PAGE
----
Six weeks ago, Elisabeth says, she gave birth to identical twins, Aanna and Arielle. The parents are now working to get their daughters out of foster care, even as Elisabeth says she’s battling bone cancer. She and Vaughn say they were “kicked out” of a Transition Projects, Inc. shelter and “disqualified” from a housing program at the Urban League due to Vaughn being incarcerated for a week.
At R2DToo, they’ve found shelter, food and company.
“We’re trying to get a place, struggling with everything right now,” says Vaughn.
The couple’s struggles highlight the rest area’s commitment to providing refuge for those who fall through all the gaps in the safety net—the ones “banned or barred” from other shelters, as Tom, another member, puts it.
“We accommodate everyone, because nobody deserves to be homeless,” Chandler says.
A walkie-talkie crackles at R2DToo’s front desk: “Thunderbird, all clear.”
As the city debates whether its rising homeless population has contributed to less-safe streets, city data suggests there were fewer reported crimes in the Lloyd District from June through November 2017—after R2DToo had moved in—than in the same period over the prior two years. At the same time, reported crimes in Old Town Chinatown have risen since the camp moved out, and as compared to the same period during the prior two years in that neighborhood.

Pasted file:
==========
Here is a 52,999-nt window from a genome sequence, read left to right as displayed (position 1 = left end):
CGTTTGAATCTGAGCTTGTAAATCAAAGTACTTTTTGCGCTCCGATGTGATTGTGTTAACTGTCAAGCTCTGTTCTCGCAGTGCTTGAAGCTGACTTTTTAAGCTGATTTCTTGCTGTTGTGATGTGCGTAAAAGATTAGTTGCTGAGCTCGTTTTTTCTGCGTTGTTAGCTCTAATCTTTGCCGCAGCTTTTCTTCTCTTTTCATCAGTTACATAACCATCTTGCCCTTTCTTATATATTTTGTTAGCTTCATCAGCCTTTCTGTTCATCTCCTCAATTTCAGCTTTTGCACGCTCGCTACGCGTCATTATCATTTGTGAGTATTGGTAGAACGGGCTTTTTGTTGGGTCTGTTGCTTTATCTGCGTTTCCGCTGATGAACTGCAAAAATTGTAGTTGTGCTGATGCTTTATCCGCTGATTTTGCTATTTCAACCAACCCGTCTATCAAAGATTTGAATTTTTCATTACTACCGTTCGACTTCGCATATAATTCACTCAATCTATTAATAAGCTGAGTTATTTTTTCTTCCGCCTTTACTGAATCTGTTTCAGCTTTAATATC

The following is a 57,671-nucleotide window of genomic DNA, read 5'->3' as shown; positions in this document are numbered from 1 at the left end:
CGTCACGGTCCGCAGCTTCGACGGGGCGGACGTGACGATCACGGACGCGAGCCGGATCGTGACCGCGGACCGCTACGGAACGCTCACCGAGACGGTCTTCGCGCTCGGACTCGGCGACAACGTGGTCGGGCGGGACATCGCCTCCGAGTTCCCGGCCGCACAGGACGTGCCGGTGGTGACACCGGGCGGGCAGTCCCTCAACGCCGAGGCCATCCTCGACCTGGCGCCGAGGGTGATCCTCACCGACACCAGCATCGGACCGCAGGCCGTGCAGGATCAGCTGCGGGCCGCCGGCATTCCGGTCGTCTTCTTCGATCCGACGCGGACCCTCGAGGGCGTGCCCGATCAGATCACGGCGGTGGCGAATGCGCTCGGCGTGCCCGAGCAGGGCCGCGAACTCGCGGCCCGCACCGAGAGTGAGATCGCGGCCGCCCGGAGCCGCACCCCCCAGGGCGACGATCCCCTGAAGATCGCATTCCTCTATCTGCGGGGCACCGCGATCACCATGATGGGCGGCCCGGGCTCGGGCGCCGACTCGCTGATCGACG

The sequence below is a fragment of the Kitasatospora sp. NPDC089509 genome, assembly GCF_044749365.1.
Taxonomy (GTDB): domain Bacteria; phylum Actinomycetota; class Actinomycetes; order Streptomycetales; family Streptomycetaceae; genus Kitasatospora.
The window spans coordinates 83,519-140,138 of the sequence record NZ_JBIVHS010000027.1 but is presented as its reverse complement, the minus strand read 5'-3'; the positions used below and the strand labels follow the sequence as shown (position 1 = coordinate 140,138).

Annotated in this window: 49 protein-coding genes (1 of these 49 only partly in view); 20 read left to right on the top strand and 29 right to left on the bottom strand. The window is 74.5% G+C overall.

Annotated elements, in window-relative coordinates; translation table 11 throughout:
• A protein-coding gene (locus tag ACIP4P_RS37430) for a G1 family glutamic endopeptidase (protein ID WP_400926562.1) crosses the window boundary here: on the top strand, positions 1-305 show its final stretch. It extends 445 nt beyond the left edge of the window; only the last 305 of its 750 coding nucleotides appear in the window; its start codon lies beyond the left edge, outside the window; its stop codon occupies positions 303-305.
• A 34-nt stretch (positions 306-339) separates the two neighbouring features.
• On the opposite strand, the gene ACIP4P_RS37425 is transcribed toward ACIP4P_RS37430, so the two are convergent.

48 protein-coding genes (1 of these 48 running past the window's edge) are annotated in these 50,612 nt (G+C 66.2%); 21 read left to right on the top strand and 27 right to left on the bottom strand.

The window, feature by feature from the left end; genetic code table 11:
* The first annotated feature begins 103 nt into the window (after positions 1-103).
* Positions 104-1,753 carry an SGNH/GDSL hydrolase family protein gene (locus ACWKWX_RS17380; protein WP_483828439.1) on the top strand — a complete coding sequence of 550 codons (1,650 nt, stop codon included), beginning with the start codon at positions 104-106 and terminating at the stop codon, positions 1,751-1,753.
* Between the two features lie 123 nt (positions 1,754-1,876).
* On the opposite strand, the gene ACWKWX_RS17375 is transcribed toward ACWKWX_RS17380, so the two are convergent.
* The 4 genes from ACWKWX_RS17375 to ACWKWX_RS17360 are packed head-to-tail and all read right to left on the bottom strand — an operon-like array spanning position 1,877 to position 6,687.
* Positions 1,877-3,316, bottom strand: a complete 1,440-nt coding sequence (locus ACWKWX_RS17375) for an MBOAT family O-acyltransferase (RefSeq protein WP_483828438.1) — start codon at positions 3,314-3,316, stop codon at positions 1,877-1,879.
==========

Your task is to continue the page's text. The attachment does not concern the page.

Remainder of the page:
Chandler isn’t surprised by the numbers, though her explanation centers on the role of police.
“Half the problem is that being homeless is a crime,” she says. “Having somewhere for people to be that’s safe takes away their ability to criminalize you for that.”
Asked about the data, Portland Police spokesman Sgt. Chris Burley notes that police work to reduce crime and the fear of crime “through partnership with community members, leaders, service providers and other parts of the criminal justice system.”
“I am not able to speak to the positive or negative impacts of R2DToo without looking at a statistical review of data regarding the locations,” Burley wrote in an email.
Even so, R2DToo has proven popular in its new spot. In October, the camp inked a “good neighbor agreement” with the Lloyd District Community Association and Rip City Management (the operator of the Rose Quarter), and both groups voiced support for it.
Chandler says the Lloyd District has been “incredible” to work with since the move.
Still, some things never change.
Just as developers in Old Town had sued to clear out the camp from the neighborhood, condo owners have taken issue with R2DToo’s current location. The McCormick Pier Condominium Association, located directly across the river from the new site, filed a petition with the state’s Land Use Board of Appeals (LUBA) last year, hoping to invalidate the “space use agreement” between the city and the village.
It was the second time the condo association had sought to remove houseless people from its sightlines. In 2016 the condo’s owners blocked access to its river sidewalk due to concerns about trash, defecation, needles, and “destroying our landscape.”
“They don’t want to walk up on their patios and see us,” Bergquist said, with a shrug.
But R2DToo’s staying put—for now. The LUBA appeal was dropped in September.
This story was first published in the Portland Mercury.